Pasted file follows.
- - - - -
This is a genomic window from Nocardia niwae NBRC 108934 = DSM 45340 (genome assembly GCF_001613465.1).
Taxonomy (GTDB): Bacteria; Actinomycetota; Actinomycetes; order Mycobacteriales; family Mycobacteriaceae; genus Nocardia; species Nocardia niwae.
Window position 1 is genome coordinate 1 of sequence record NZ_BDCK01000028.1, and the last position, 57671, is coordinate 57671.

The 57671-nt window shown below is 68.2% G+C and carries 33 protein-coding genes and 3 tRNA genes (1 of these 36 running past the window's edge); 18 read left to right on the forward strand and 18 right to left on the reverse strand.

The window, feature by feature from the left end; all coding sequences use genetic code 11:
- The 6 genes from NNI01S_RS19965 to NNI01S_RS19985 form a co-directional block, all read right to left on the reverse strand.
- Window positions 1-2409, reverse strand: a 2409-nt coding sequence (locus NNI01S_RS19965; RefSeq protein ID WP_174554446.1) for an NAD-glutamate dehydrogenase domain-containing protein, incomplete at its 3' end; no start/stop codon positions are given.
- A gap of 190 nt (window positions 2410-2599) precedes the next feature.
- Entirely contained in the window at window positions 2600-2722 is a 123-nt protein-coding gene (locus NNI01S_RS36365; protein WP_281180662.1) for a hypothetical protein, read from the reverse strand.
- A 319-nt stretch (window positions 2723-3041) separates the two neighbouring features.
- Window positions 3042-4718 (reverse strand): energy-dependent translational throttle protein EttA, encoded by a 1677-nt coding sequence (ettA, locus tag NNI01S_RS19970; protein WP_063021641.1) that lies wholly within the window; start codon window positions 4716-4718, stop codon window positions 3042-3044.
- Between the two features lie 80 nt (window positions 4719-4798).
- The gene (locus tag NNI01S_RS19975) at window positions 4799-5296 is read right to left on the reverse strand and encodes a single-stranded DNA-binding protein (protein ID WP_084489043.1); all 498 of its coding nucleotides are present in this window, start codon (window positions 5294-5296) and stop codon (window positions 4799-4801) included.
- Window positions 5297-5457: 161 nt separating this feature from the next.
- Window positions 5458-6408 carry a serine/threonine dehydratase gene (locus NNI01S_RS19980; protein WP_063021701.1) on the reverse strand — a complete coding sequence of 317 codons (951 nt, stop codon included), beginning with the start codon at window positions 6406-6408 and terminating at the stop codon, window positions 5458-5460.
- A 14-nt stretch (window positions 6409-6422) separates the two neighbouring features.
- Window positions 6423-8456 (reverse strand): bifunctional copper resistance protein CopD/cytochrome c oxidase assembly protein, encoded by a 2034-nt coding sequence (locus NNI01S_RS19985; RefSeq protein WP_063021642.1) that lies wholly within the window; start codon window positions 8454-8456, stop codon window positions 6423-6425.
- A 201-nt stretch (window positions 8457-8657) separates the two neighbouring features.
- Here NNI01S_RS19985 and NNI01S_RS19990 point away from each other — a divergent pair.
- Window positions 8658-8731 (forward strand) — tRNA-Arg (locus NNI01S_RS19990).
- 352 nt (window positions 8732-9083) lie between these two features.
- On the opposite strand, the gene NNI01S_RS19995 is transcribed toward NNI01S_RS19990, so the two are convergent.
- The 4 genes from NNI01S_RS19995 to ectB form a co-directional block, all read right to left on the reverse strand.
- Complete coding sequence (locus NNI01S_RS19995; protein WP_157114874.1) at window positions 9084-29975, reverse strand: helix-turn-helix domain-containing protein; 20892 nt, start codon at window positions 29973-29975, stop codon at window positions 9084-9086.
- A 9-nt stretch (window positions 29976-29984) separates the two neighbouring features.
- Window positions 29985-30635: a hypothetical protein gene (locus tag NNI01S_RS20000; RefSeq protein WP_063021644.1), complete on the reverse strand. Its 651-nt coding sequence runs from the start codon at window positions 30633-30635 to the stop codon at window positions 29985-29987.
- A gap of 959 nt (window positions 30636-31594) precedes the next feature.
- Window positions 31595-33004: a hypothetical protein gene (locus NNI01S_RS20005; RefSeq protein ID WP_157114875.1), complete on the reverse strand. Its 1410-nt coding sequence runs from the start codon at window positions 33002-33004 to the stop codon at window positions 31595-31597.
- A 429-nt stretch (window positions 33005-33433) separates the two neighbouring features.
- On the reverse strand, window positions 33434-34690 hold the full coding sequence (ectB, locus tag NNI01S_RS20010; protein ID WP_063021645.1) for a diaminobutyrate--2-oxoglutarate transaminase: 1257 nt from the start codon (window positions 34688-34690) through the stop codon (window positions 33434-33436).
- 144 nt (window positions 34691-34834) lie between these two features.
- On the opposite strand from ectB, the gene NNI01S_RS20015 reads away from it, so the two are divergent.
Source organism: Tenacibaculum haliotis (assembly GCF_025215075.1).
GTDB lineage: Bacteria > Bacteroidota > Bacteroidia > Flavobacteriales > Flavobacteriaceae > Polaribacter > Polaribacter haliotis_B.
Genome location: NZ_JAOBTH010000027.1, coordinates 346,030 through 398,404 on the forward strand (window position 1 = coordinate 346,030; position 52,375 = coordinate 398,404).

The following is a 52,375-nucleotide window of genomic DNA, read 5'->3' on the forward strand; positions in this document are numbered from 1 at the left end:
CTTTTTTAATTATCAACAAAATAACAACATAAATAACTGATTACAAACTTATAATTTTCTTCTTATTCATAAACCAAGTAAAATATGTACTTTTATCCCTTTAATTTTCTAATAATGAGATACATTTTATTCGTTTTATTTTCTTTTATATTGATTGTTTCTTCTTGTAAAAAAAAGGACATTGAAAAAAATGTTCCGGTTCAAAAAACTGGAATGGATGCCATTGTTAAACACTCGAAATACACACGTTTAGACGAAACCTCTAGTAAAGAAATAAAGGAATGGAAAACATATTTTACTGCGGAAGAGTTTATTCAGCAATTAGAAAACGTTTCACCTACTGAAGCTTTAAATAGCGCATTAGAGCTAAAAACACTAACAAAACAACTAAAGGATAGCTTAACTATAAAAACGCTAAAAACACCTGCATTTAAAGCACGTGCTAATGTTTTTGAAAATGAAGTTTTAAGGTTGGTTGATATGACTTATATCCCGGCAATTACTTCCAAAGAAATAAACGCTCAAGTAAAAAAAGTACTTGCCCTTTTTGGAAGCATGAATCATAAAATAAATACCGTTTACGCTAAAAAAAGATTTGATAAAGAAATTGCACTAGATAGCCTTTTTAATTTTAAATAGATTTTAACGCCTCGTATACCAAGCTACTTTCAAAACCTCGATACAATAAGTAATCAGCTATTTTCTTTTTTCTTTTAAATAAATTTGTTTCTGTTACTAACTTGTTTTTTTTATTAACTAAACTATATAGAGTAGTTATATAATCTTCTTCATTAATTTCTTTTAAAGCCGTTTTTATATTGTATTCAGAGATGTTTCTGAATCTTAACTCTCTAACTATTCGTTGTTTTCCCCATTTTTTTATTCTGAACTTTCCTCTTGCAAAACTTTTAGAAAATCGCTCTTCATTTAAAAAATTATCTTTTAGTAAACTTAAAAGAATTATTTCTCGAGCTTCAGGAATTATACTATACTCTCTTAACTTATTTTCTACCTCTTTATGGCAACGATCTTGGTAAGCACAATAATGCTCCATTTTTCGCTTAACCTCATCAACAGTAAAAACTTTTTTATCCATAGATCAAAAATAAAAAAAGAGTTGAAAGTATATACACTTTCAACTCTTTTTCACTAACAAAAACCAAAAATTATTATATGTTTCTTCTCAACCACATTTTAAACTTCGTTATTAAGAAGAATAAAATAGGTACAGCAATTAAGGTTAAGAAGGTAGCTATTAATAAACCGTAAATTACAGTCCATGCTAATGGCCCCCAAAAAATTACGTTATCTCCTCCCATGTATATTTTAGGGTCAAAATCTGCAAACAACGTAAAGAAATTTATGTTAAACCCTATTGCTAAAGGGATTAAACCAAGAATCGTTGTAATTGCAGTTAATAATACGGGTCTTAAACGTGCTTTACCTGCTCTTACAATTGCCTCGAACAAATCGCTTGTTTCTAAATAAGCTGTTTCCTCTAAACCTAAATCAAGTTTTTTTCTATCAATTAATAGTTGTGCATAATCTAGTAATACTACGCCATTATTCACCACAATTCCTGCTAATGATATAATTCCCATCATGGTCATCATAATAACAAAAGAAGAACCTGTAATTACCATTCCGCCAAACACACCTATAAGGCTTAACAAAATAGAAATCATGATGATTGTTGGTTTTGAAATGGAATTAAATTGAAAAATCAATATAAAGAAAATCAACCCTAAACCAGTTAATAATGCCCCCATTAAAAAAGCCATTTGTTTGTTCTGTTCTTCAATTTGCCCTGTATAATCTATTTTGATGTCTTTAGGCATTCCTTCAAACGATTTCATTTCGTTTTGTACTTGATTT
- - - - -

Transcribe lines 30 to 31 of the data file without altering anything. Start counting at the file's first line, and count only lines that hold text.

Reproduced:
- On the reverse strand, window positions 33434-34690 hold the full coding sequence (ectB, locus tag NNI01S_RS20010; protein ID WP_063021645.1) for a diaminobutyrate--2-oxoglutarate transaminase: 1257 nt from the start codon (window positions 34688-34690) through the stop codon (window positions 33434-33436).
- 144 nt (window positions 34691-34834) lie between these two features.